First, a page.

But they also kept libraries and scriptoria, and spent some of their time studying such literary works as their limited involvement with the greater civilization of the continent before its collapse afforded them.

Once Europe had recovered somewhat from the initial shock of the fall of classical civilization and the breakdown of government of the Western Empire, Irish monks, venturing forth from fastnesses like Skellig Michael roamed about France, Germany, and Italy, bringing with them copies of the books from their monasteries, books in which much of Plato and Aristotle, Cicero and Ovid were preserved, some works that Europe had not seen in a hundred years and more. These Irish monks gained great influence in the Merovingian, and later in the Carolingian courts.

The period in which Ireland, in the form of its monks, "saved civilization" was roughly from the death of St. Patrick to the time of Charlemagne. Then, in rapid succession, new waves of barbarian invaders, Vikings, mercilessly plundered the Irish monasteries, attacking even remote Skellig Michael in 823, only a few years after the death of Charlemagne. Duns Scotus was the last great figure in this Irish Renaissance.

Skellig Michael itself has been described by the local (Newburyport) Irish-American author James Charles Roy in his superb book The Road Wet, The Wind Close: Celtic Ireland. He explored the place for a couple of bleak days. It is indeed from his description a desolate spot. It is indeed hard to imagine that here, a large part of western civilization's written heritage was preserved.

"Skellig Michael now stands before us....Even from afar it looks menacing, unfriendly, barren, seemingly a perfect cone rising from the sea. jet-black in colour and everywhere jagged, sharp. There doesn't seem to be a smooth place anywhere."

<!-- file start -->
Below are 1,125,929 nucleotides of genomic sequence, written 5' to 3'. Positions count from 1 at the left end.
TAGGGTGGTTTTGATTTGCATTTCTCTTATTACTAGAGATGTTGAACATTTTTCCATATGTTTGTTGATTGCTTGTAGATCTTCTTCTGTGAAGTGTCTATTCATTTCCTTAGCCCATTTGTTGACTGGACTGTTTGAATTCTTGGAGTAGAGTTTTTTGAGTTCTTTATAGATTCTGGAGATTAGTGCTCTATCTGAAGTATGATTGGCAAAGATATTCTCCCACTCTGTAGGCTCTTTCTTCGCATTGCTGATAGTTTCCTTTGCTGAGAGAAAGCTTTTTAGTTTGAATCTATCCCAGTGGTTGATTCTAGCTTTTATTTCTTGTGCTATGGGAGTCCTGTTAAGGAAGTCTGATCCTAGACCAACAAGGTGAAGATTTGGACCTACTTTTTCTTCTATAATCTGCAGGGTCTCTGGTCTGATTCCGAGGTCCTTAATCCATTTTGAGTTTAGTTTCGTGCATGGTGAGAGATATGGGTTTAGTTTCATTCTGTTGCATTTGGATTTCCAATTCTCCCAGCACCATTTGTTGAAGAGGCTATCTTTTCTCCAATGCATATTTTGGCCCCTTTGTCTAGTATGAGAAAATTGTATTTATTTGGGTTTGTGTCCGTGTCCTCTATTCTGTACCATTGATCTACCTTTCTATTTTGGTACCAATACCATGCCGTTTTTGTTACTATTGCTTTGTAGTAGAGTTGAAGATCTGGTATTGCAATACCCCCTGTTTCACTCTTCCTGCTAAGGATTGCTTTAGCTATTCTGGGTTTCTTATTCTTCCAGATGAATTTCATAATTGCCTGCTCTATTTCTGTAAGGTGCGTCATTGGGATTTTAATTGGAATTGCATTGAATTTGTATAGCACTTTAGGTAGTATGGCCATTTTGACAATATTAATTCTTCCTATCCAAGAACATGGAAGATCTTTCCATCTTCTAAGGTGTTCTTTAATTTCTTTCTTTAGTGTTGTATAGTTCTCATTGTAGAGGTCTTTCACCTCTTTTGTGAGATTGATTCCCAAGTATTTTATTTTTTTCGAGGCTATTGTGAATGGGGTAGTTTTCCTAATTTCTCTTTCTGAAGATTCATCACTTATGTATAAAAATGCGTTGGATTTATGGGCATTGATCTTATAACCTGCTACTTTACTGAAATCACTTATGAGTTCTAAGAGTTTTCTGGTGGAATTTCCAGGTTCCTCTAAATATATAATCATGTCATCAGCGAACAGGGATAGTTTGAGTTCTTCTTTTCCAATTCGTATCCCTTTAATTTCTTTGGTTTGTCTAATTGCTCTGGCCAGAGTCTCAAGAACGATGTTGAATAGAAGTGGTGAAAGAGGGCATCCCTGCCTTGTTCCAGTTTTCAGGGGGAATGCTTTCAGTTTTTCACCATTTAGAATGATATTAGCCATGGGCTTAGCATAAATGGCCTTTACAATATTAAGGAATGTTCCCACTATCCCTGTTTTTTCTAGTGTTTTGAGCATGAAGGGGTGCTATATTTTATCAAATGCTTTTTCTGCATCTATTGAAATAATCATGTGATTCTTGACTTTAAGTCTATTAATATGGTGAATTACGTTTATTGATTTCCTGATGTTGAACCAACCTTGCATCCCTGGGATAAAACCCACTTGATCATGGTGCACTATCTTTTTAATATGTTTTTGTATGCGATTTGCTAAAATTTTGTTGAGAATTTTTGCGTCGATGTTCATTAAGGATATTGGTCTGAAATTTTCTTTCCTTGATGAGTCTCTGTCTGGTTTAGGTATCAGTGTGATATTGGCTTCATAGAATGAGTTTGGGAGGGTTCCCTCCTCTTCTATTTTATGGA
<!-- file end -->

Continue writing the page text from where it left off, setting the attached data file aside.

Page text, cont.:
Nevertheless, Roy is probably correct in calling it the "very essence of Celtic Ireland."

Today, ithe island's inhabitants are three lighthouse keepers who rotate every few months to lessent he chances of going mad, puffins, rabbits, and various seabirds. The island has two peaks. The higher one has a Way of the Cross, after a local fashion. In the vale between the two peaks, under a windswept spit known as "The Saddle of Christ," is the monastery. The monastery was built of dry-laid stone, and consists of 6 clochans, or dwelling huts, circular and beehive shaped. There are two stone oratories.

The monastery was probably built around 650 A.D. It was almost literally carved out of the rock of the island. It is not certain when the Way of the Cross was developed. It consists of "The Needle's Eye," a narrow vertical shaft in the rock about 20 feet high which must be climbed, "The Stone of Pain," a smooth rock 14 feet high which must be scrambled up, and "The Spindle":

"...a long narrow fragment of rock, projecting from the summit of this frightful place, over a raging sea (700 feet below-GTF); and this is walked to by a narrow path only two feet in breadth, and several steps in length. Here the devotees, women as well as men, get astride of this rock, and so edge forward, until they arrive at a stone cross...and here, having repeated a Pater Noster. Returning from thence concludes the penace."

The cross on "The Spindle" was usually kissed by the pilgrim, which required getting very far out onto the ledge.

In Slouching Towards Gomorrah, Judge Robert Bork, perhaps the most prescient observer of our culture of the present age, sees a new barbarian invasion. This invasion that threatens western culture today is almost entirely from within.

The new barbarism takes the form of a decline of standards, a coarsening of public life and discourse, and decline in educational achievement, and standards. It is vile rap music, played very loudly. It is political correctness destroying the study of history and forcing history through the unnatural prism of womyn's studies, African-American studies, gay and lesbian studies, etc. It is immigration run amok, so that a tidal wave of people unable or unwilling to conform themselves and their families to the American Way (the English language and the Anglo-Saxon culture, Christianity and democratic pluralism combined with free enterprise) It is drugs and the culture of dependency on government transfer payments. It is a loss of objective truth and morality and a rise of moral relativism. It is the abortion culture, the gay rights culture, the equality-at-any-price-to-civilization culture that dominates the fields of law, journalism, academia, increasingly the helping professions, and government service. It is ever-more invasive government intruding into areas of personal behavior that were never regulated before, while allowing mayhem to rage in other areas.